The babushkas in the meantime lost patience and began laying flowers at the feet of the law enforcement officers. In ten minutes, the pile of flowers is considerable. The men in the uniform are embarrassed, but immovable. The spring sun is getting hotter, and some Kulikovo Pole activists go away to sit on the benches nearby, or just leave to pursue their activist lifestyle.
"I found the text! Let's sing our anthem!" proudly says a babushka wearing a kerchief, who holds a weather beaten piece of paper in her hands. Her friends congregate around her, and pensioners strike into a song with rattling voices: "Get up o proud Odesa, get up to the last battle with the fascist wicked power, with the cursed horde." Not all know the lines, only those closest to the holder of the piece of paper sing, while the others echo to the tune. The mixed chorus sings the refrain.
It is noon. More than 200 people stand in front of the police chain. Most are of the retirement age. However, young people can also be seen in the crowd, as well as some marginal characters who have already had a chance to wet their whistles. People lay bouquets on a flower bed nearby.
"A memorial! Let's make a memorial here," shout women in kerchiefs and start to lay out a sun shape in the middle of a lawn. They also try to lay out the words "We remember." They ask for advice on how to put flowers, because they can't see very well. But when they see the camera and hear the shutter sound, they escape shouting "Don't film!"
"I don't want to be a star of all your internets and youtubes! I just came to lay flowers! Leave me alone!" says a stout woman nervously.
"Where are you taking the flowers?! Put them back! Who told you to carry them? Where to? You are provocateurs! Put down the flowers and don't touch them! They will let us all in now and we'll remember the dead," says an angry pensioner to her colleague who tries to pick the bouquets from the feet of the security forces and take them to the lawn.
"But they will get orders to trample down the flowers! From whom? From Saakashvili!" says the babushka, grabbing a few bouquets and taking them to the "memorial."
"Christ has risen," says someone in the crowd. An improvised "sacred procession" arrives to the Kulikovo Pole. The Orthodox processionists hold a cross and a portrait of Nicholas II. They don't explain the connection between the latter and the victims of the fire two years ago.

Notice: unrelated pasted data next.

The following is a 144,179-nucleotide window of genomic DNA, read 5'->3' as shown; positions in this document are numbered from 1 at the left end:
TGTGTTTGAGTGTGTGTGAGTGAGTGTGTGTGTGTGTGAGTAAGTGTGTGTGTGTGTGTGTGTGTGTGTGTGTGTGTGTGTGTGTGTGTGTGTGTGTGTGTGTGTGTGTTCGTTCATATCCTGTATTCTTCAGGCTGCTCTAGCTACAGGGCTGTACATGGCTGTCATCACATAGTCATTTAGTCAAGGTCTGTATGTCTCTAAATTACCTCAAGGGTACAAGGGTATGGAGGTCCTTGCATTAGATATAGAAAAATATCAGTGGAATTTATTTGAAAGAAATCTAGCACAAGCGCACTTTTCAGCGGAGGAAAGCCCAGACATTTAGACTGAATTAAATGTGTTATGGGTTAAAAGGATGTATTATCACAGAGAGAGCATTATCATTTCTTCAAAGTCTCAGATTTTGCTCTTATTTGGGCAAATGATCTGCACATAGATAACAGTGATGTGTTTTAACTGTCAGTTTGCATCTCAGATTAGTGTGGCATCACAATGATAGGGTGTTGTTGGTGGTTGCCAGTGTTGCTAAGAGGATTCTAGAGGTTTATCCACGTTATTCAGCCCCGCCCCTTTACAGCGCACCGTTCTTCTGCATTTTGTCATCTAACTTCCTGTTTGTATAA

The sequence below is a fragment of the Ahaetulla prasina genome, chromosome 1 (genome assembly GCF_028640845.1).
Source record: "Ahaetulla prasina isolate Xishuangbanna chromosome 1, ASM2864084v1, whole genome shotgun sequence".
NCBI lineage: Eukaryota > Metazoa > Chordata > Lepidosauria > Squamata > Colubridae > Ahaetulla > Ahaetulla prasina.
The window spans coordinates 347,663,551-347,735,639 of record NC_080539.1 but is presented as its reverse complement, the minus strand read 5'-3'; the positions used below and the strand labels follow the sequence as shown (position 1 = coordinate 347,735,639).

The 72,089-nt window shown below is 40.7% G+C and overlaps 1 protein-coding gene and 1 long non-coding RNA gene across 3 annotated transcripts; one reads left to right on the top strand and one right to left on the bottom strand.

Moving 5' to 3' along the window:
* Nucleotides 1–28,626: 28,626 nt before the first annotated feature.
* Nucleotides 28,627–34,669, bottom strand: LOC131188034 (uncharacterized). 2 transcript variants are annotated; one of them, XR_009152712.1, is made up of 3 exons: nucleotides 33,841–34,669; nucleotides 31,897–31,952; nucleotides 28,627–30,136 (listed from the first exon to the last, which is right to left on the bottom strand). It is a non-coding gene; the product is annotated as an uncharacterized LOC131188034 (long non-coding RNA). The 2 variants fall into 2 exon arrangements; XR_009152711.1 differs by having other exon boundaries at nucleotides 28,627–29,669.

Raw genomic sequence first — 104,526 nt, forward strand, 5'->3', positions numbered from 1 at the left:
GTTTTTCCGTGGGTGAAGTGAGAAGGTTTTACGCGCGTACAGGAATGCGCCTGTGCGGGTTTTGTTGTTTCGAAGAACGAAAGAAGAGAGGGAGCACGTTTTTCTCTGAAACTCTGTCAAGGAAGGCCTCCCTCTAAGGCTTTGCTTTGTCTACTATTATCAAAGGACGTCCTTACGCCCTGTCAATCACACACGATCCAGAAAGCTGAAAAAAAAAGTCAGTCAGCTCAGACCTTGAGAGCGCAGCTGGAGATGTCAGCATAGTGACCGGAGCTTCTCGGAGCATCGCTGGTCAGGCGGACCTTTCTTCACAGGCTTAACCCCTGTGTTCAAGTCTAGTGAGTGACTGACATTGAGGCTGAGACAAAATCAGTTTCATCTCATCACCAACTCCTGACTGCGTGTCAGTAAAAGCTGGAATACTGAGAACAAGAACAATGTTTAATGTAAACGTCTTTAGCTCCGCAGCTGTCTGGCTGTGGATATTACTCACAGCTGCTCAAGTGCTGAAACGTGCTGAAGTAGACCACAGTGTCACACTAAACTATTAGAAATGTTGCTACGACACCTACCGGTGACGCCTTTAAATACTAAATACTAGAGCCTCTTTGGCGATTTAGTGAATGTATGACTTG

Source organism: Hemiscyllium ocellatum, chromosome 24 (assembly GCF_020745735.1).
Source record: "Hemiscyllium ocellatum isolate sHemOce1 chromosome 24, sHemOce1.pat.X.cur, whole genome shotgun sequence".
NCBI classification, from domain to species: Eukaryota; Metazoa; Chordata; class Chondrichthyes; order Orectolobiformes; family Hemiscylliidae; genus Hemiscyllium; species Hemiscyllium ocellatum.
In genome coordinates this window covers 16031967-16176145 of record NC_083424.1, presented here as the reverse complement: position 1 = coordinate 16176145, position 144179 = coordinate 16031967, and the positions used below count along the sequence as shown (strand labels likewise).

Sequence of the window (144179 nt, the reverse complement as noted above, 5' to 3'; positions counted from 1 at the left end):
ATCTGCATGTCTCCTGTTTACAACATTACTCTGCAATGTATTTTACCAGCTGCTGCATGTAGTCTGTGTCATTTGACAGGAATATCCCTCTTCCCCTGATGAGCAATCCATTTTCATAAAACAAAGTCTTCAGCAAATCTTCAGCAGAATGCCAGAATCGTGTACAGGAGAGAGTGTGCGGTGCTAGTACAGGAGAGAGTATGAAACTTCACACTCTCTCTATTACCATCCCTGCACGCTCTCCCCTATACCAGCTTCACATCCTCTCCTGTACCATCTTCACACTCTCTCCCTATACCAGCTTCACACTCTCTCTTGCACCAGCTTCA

"Christ has risen!!!" screams a man from the Orthodox ranks at the top of his lungs and sprays water around from a liter can. They walk around the square several times.
Meanwhile, an Opposition Bloc landing party touches ground at Odesa airport, with the shady MPs Yuriy Boyko and Vadym Novynsky who planned to organize a public prayer next to the burnt Trade Unions building. Their plan failed, however. The MPs were blocked at the exits from the airport by the activists of Automaidan, Right Sector and Azov. Police officers, including Giorgi Lortkipanidze, Acting Chairman of the National Police in Odesa region, arrived to talk the former members of the Party of Regions into going back to Kyiv.
"They are going to another terminal! Second floor! Quick!" Part of the activists blocks the exits from the airport. Police also arrive to make a corridor for passengers. Titushka-like men of the athletic nationality are also there, trying to negotiate with Automaidan, to no avail.
"Оuch! What are you doing? Help!" screams a teenager, theatrically falling on the pro-Ukrainian activists. His acting talent gathers around a small crowd. After a brief argument, the boy is released. A car drives up to the terminal, from which a priest wearing a robe emerges. It was decided to hold a prayer at the airport.
While the police was explaining to the Opposition Bloc representatives why their presence in the city is undesirable, the "official part" of the event began next to the Kulikovo Pole square. Black balloons and portraits of the victims appeared in the crowd. "Saakashvili, get out of Odesa!" chanted grandmothers excitedly. Someone shouted "Shame!" to the police.